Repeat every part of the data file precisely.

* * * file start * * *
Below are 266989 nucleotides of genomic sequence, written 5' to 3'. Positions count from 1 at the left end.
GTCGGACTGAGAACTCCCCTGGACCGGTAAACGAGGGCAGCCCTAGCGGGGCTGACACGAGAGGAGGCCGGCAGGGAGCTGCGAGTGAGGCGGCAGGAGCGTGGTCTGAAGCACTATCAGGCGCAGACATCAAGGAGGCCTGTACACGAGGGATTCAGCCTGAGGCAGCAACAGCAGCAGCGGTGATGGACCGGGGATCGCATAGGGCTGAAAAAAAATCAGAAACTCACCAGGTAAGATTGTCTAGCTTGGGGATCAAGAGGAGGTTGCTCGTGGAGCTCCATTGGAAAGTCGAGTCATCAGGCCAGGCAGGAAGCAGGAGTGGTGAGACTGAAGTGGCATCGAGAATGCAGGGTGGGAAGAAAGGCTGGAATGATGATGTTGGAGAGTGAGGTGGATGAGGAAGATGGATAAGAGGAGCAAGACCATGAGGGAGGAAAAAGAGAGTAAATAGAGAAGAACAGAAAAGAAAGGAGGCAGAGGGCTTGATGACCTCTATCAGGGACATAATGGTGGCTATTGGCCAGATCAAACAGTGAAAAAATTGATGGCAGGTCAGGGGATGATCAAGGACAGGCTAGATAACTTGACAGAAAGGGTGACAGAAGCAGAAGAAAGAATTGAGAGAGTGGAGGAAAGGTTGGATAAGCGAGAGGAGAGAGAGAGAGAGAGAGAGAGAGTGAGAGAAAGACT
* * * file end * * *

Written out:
Below are 266989 nucleotides of genomic sequence, written 5' to 3'. Positions count from 1 at the left end.
GTCGGACTGAGAACTCCCCTGGACCGGTAAACGAGGGCAGCCCTAGCGGGGCTGACACGAGAGGAGGCCGGCAGGGAGCTGCGAGTGAGGCGGCAGGAGCGTGGTCTGAAGCACTATCAGGCGCAGACATCAAGGAGGCCTGTACACGAGGGATTCAGCCTGAGGCAGCAACAGCAGCAGCGGTGATGGACCGGGGATCGCATAGGGCTGAAAAAAAATCAGAAACTCACCAGGTAAGATTGTCTAGCTTGGGGATCAAGAGGAGGTTGCTCGTGGAGCTCCATTGGAAAGTCGAGTCATCAGGCCAGGCAGGAAGCAGGAGTGGTGAGACTGAAGTGGCATCGAGAATGCAGGGTGGGAAGAAAGGCTGGAATGATGATGTTGGAGAGTGAGGTGGATGAGGAAGATGGATAAGAGGAGCAAGACCATGAGGGAGGAAAAAGAGAGTAAATAGAGAAGAACAGAAAAGAAAGGAGGCAGAGGGCTTGATGACCTCTATCAGGGACATAATGGTGGCTATTGGCCAGATCAAACAGTGAAAAAATTGATGGCAGGTCAGGGGATGATCAAGGACAGGCTAGATAACTTGACAGAAAGGGTGACAGAAGCAGAAGAAAGAATTGAGAGAGTGGAGGAAAGGTTGGATAAGCGAGAGGAGAGAGAGAGAGAGAGAGAGAGAGTGAGAGAAAGACT